Alberta ‘sunshine’ list partly cloudy; It pays well to lie & deregulate: AER CEO Jim Ellis pay & benefits: $737,060 in 2016, $621,680.71 in 2015

Government ‘sunshine’ list is partly cloudy by Janet French, July 12, 2017, Edmonton Journal in Calgary Herald

Alberta’s sunshine lists look straightforward — they outline the names of top earning employees, their role, their salary and the cost of any extra benefits they’ve earned.

Although more transparency about top-paid public servants and the CEOs of public agencies was a key NDP government promise, the public has to scrounge around the online tools to find a complete picture of executive and bureaucrat pay.

“I am frustrated by the amount of investigative work one has to do to determine where people are on the sunshine list (and) which department they may or may not fall under on a list that should be very easy, open and transparent,” Wildrose MLA Nathan Cooper, the party’s democracy and accountability critic, said Tuesday.

Finance Minister Joe Ceci agreed there’s room to improve. Aiming to make the salaries public as quickly as possible, Ceci said the format is a “work in progress.”

“For far too long, you wouldn’t be able to find this stuff,” he said Tuesday.

Deputy ministers for two of the provincial government’s largest ministries are absent from the list of civil servants who earned more than $107,071 in 2016. A search of 2015 records yields links to their contracts, but no salaries listed for health deputy minister Carl Amrhein and justice deputy minister Philip Bryden.

That’s because the two men are University of Alberta faculty seconded to the government for their roles, said Steven Dew, the university’s provost and vice-president academic.

To find out Amrhein earned $412,358 in salaries and benefits in 2016, and Bryden earned $323,277, a member of the public would have to know to look on the University of Alberta’s own sunshine list, or a combined list of public sector employees that includes some — but not yet all — of the top earners at Alberta agencies, boards, commissions and post-secondary institutions.

The university pays Amrhein and Bryden their salary and benefits, then invoices the government, Dew said. The university is simply following the government’s disclosure rules, he said.

As she worked as interim CEO, then became permanent president and CEO of Alberta Health Services in 2016, Dr. Verna Yiu was paid by both AHS and the University of Alberta.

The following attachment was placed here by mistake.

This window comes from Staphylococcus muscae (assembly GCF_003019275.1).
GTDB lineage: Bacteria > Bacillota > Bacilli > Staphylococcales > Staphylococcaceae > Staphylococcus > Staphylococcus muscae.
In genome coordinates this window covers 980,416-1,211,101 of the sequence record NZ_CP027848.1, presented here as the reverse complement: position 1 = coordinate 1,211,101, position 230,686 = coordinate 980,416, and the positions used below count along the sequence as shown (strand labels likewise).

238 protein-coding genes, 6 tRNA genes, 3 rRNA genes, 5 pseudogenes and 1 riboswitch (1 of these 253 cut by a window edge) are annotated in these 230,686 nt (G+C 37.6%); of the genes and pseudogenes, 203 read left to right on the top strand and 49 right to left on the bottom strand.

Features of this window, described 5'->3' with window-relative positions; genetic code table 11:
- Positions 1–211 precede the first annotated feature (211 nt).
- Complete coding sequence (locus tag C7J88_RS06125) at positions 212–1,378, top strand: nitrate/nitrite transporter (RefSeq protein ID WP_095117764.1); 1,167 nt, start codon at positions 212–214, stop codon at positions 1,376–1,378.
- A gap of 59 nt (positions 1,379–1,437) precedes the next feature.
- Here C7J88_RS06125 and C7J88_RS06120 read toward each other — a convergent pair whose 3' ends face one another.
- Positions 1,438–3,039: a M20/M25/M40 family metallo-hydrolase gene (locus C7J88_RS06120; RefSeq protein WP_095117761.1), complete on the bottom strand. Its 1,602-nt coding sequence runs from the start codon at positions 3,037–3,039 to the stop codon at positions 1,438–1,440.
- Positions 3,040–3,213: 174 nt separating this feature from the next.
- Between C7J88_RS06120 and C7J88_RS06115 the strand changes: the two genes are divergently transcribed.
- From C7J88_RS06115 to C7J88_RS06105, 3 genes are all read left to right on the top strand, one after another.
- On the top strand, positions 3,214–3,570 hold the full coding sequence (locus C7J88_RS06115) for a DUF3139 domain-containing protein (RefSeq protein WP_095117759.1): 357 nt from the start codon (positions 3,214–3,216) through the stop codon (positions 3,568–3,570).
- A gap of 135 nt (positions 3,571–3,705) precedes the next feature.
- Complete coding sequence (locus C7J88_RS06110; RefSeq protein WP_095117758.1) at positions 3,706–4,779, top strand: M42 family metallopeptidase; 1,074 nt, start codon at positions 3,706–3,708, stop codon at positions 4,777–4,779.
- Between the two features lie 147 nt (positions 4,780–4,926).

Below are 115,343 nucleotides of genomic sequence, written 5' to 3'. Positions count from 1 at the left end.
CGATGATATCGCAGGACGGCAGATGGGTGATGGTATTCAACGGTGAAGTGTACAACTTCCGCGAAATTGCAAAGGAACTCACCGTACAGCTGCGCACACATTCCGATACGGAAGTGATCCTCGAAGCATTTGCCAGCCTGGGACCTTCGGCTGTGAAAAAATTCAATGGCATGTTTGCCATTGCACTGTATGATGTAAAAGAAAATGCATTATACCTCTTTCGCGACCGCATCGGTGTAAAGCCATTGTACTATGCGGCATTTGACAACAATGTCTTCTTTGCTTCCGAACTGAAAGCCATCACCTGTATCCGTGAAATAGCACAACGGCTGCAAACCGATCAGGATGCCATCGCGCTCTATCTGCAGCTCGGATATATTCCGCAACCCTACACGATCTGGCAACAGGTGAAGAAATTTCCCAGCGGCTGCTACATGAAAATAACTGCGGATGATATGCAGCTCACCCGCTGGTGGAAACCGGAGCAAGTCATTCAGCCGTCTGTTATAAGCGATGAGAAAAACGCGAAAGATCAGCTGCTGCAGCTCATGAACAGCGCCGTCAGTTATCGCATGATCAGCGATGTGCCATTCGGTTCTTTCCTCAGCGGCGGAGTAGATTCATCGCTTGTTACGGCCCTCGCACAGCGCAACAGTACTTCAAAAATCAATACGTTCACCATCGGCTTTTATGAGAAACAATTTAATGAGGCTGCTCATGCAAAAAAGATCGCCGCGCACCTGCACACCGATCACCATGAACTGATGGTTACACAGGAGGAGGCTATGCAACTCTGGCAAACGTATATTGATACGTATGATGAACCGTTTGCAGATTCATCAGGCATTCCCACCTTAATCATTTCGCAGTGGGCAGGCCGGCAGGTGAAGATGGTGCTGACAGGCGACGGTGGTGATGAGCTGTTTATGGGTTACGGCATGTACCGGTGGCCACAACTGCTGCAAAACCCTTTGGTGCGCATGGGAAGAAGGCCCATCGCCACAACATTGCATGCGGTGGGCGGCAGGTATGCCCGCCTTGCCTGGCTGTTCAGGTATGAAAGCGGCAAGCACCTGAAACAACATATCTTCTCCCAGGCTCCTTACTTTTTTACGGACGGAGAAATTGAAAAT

AHS declared a portion of her salary on its sunshine list, but included a note explaining the breakdown of its top leader’s pay. However, the agency’s sunshine list attaches her 2016 contract to her 2015 pay.

On the Alberta government’s list is Yiu’s pay, but no copy of her contract.

A recently updated provincial regulation says Alberta Health Services and 24 other agencies must publish their contracts by June 30 each year. Ceci said he will consider expanding that list.

The government has posted contracts of top bureaucrats and political staff since 2013. However, the sunshine list of government employees shows severance contracts and severance payments are sometimes posted online in different years.

Having to look in more than one place to get a complete picture of how public sector workers are paid is unwieldy and time-consuming, said Paige MacPherson, Alberta director of the Canadian Taxpayers Federation.

“If a public disclosure list is too confusing for the public to understand, it stops being helpful … because they’re not getting the full picture, and they might not know that they’re not getting the full picture,” she said.

Cooper said the public should only have to look in one place to find out how much a top government employee was paid, regardless of who pays them.

“These are the kinds of things that make people suspicious about what the government is doing,” he said.

Ceci said he has nothing to hide — the tools just need finessing.

In 2016, 253 people applied for an exemption to keep their names and salaries off the sunshine list, according to the finance ministry. Seven exemptions were granted for safety reasons.

(Employee, role, salary plus benefits)

Guy Kerr, president and CEO Workers’ Compensation Board, $896,206

David Erickson, president and CEO Alberta Electric System Operator, $876,404

Jim Ellis, president and CEO Alberta Energy Regulator, $737,060

AER: Best  Liar & Violator of Charter rights?

Elizabeth Cannon, president of University of Calgary, $631,043

Verna Yiu, CEO of Alberta Health Services, $671,049

David Turpin, president and vice-chancellor University of Alberta, $642,461

Richard Masson, CEO Alberta Petroleum Marketing Commission, $633,881

Top compensated government employee: Marcia Nelson, deputy minister of executive council, $455,853

Number of Alberta government employees earning more than $107,071 in 2016: 3,551

Number of Alberta Health Services employees earning more than $126,375 in 2016: 2,352

Number of University of Alberta employees earning more than $126,375 in 2016: 1,742

[Emphasis and visual added]

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